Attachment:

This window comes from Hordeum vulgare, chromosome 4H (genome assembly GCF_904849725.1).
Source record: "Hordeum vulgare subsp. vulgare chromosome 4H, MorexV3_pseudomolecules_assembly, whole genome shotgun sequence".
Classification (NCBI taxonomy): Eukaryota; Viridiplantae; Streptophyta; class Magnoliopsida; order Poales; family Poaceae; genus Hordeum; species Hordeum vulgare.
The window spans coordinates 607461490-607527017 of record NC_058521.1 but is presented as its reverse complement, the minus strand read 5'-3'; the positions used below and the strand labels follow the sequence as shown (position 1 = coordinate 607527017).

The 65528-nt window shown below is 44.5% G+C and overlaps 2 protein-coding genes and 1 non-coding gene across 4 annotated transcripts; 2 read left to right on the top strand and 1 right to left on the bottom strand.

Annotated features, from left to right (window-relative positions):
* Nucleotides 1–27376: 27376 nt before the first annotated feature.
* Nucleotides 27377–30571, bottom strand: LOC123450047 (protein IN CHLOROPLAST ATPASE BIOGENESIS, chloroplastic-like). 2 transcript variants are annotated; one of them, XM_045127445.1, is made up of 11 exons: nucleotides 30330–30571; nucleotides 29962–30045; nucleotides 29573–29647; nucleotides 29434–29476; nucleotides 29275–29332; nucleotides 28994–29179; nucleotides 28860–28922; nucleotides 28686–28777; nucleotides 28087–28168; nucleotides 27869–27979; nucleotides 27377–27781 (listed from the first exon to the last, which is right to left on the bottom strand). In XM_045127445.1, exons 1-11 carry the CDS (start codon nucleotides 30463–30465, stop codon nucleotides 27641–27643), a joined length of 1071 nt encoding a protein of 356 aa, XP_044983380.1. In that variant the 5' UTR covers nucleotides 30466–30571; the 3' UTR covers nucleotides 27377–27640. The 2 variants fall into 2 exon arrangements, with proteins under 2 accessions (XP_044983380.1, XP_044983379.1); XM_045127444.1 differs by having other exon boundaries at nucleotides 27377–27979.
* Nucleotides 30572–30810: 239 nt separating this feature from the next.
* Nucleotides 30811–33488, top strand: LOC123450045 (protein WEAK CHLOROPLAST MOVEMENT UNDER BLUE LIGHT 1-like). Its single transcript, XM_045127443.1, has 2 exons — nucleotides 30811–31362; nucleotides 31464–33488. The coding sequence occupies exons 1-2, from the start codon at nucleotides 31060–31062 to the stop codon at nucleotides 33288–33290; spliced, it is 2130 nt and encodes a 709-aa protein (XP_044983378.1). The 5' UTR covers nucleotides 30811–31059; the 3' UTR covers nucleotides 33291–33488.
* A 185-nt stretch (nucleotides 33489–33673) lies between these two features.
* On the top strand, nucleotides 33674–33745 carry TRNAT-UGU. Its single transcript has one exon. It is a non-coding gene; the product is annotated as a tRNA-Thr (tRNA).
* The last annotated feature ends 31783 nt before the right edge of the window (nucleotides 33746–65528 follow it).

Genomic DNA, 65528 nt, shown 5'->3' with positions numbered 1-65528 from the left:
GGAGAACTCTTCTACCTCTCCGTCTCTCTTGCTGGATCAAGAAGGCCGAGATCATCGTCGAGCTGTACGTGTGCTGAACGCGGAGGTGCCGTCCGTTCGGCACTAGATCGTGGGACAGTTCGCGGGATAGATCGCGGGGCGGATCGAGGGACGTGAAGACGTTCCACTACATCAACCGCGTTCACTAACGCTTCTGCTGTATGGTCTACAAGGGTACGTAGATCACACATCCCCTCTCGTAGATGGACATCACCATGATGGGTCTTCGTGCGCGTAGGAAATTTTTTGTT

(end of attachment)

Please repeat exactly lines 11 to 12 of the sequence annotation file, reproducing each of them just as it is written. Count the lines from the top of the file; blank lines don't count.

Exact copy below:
* A 185-nt stretch (nucleotides 33489–33673) lies between these two features.
* On the top strand, nucleotides 33674–33745 carry TRNAT-UGU. Its single transcript has one exon. It is a non-coding gene; the product is annotated as a tRNA-Thr (tRNA).